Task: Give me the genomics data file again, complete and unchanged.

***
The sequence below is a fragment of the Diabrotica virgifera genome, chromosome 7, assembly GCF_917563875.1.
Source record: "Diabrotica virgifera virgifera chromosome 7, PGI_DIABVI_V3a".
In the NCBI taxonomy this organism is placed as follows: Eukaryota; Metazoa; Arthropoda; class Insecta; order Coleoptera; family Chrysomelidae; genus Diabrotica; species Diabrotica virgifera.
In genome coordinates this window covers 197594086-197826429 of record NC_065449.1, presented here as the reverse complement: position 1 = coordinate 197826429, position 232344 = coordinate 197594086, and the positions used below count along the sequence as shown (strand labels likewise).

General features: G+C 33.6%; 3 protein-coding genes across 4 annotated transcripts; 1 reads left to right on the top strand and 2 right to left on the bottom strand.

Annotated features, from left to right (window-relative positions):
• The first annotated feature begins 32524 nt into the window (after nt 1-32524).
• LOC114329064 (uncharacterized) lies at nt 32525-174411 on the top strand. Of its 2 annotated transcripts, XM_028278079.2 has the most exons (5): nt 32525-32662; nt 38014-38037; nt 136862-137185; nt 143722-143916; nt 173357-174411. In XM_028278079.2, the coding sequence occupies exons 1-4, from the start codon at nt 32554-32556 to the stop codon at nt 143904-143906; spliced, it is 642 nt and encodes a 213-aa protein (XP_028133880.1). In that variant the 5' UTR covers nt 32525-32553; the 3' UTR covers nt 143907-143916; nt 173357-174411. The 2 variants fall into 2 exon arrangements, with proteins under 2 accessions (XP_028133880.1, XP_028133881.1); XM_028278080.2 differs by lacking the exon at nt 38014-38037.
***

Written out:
The sequence below is a fragment of the Diabrotica virgifera genome, chromosome 7, assembly GCF_917563875.1.
Source record: "Diabrotica virgifera virgifera chromosome 7, PGI_DIABVI_V3a".
In the NCBI taxonomy this organism is placed as follows: Eukaryota; Metazoa; Arthropoda; class Insecta; order Coleoptera; family Chrysomelidae; genus Diabrotica; species Diabrotica virgifera.
In genome coordinates this window covers 197594086-197826429 of record NC_065449.1, presented here as the reverse complement: position 1 = coordinate 197826429, position 232344 = coordinate 197594086, and the positions used below count along the sequence as shown (strand labels likewise).

General features: G+C 33.6%; 3 protein-coding genes across 4 annotated transcripts; 1 reads left to right on the top strand and 2 right to left on the bottom strand.

Annotated features, from left to right (window-relative positions):
• The first annotated feature begins 32524 nt into the window (after nt 1-32524).
• LOC114329064 (uncharacterized) lies at nt 32525-174411 on the top strand. Of its 2 annotated transcripts, XM_028278079.2 has the most exons (5): nt 32525-32662; nt 38014-38037; nt 136862-137185; nt 143722-143916; nt 173357-174411. In XM_028278079.2, the coding sequence occupies exons 1-4, from the start codon at nt 32554-32556 to the stop codon at nt 143904-143906; spliced, it is 642 nt and encodes a 213-aa protein (XP_028133880.1). In that variant the 5' UTR covers nt 32525-32553; the 3' UTR covers nt 143907-143916; nt 173357-174411. The 2 variants fall into 2 exon arrangements, with proteins under 2 accessions (XP_028133880.1, XP_028133881.1); XM_028278080.2 differs by lacking the exon at nt 38014-38037.